Tax shake-up could give poor countries head start on anti-poverty track
Istanbul - Reforming how countries manage customs and tax revenues and strengthening anti-corruption and oversight measures could help reduce illicit funds flows, amounting to billions of dollars per year, from least developed countries (LDCs).
Recommendations for customs and tax reform are put forward in a United Nations Development Programme (UNDP)-commissioned paper, “Illicit Financial Flows from the Least Developed Countries: 1990-2008," presented and discussed today at the Fourth UN Conference on the LDCs in Istanbul, Turkey.
“For the Millennium Development Goals to be achieved, not only do countries’ economies need to grow, but also revenue from that growth needs to be invested back into services and infrastructure,” said UNDP Administrator Helen Clark. “Many forms of illicit financial flows divert scarce resources away from development.”
The United States-based non-profit research body, Global Financial Integrity, estimates that developing countries collectively lose as much as US$1 trillion in illicit financial outflows, including through corruption, trade in smuggled goods, and criminal activities such as drug trafficking and counterfeiting.
“That is money which could otherwise be helping to get all children into school, helping all mothers give birth safely, and expanding access to basic healthcare, better nutrition, and clean water and sanitation for all,” added Helen Clark.
According to the UNDP-commissioned paper, approximately 65 percent of illicit financial flows from LDCs are through trade mispricing, when imports are overpriced and exports underpriced on customs documents.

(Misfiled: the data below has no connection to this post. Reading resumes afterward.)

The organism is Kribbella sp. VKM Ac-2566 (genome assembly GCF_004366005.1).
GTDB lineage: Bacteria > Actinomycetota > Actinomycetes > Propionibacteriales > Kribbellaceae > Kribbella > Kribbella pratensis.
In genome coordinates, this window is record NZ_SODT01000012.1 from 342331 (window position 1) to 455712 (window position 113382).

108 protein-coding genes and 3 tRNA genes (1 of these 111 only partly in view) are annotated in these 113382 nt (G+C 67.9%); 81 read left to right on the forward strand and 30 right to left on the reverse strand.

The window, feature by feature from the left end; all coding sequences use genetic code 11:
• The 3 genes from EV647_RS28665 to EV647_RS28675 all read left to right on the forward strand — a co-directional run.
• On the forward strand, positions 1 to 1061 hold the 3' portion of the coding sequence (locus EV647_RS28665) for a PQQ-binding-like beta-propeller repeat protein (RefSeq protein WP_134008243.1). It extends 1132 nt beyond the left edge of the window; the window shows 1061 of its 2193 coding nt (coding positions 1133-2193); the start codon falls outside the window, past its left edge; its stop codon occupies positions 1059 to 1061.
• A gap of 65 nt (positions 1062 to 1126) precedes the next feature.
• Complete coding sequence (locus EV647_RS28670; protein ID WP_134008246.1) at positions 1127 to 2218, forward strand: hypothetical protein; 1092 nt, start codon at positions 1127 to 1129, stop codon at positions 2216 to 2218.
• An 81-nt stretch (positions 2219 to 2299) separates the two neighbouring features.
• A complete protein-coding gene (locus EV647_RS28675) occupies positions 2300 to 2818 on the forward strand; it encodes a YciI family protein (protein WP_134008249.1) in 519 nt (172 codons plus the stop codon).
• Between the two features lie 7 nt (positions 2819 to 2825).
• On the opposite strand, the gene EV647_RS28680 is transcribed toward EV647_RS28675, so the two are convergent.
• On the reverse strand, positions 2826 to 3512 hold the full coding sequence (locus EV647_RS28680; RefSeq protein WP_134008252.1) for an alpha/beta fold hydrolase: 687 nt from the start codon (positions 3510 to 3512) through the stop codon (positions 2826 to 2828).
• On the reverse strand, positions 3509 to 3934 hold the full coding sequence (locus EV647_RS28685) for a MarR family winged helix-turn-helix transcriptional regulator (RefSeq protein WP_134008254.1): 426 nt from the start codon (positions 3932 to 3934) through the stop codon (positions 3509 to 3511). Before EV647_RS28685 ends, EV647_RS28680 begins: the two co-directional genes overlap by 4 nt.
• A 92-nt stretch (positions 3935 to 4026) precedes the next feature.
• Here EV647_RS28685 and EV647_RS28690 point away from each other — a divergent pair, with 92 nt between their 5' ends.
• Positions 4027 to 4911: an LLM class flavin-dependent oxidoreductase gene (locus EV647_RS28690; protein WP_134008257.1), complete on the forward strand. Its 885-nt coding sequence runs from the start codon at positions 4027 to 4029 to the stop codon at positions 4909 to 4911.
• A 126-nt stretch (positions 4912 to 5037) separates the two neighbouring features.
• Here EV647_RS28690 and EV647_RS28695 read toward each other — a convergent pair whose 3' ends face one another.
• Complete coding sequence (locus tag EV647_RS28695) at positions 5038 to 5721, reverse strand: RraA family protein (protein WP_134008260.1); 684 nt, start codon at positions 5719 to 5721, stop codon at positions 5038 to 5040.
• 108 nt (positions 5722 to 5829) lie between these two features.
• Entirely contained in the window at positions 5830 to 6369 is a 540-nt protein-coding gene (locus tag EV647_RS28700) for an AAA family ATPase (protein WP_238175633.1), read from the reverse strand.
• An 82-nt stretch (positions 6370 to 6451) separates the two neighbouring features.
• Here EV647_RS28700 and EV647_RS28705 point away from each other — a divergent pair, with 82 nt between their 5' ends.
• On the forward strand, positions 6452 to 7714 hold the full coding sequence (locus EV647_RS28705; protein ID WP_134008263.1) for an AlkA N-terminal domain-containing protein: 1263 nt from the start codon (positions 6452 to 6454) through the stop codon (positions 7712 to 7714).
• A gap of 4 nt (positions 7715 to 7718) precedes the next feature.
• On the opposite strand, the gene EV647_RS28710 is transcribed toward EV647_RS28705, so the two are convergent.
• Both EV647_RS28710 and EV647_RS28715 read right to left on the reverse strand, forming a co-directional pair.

To help curb the loss of these funds, the discussion paper recommends that customs and tax reforms in the LDCs should be accompanied with robust legal institutions and regulatory systems to fight corruption.
Watchdogs should also be empowered to provide adequate oversight over the operations of the financial system including the customs authorities, multinational and domestic companies, and the collection of taxes.
The paper notes that these measures can only become reality if supported by political will both in the LDCs and internationally, where the lost revenues end up.
Given that taxes are the most sustainable source of finance for development, the paper emphasises the need for equitable and fair domestic tax systems that do not unduly burden the poor, and could boost economic growth that benefits more than a privileged few.
The international community also has a critical role to play in improving the systematic exchange of tax information between different governments, related to non-resident individuals and corporations.
UNDP works with partner countries, including LDCs, to enhance their anti-corruption capacities, with the longer term aim of making more resources available for education, health care, and other public investments.
Last year, UNDP offices in more than 100 countries supported national governments through, for example, technical advice to anti-corruption bodies, and building of partnerships with civil society groups to help strengthen government oversight.
In Laos, for example, UNDP helped the government to align its fiscal policy with its poverty reduction objectives, leading to a larger share of government budget being allocated to priority areas such as education, rural infrastructure and environmental conservation.
UNDP is also supporting the Maldives and Vanuatu governments and development partners in strengthening their customs services’ automated clearance processes.
UNDP is a member of the Leading Group on Innovative Financing for Development, an alliance of more than 50 governments and international organizations, which seeks to explore new and effective ways to fund development efforts, including through stemming of illicit finance flows.
The discussion paper focused on 34 of the 48 LDCs for which complete data is available.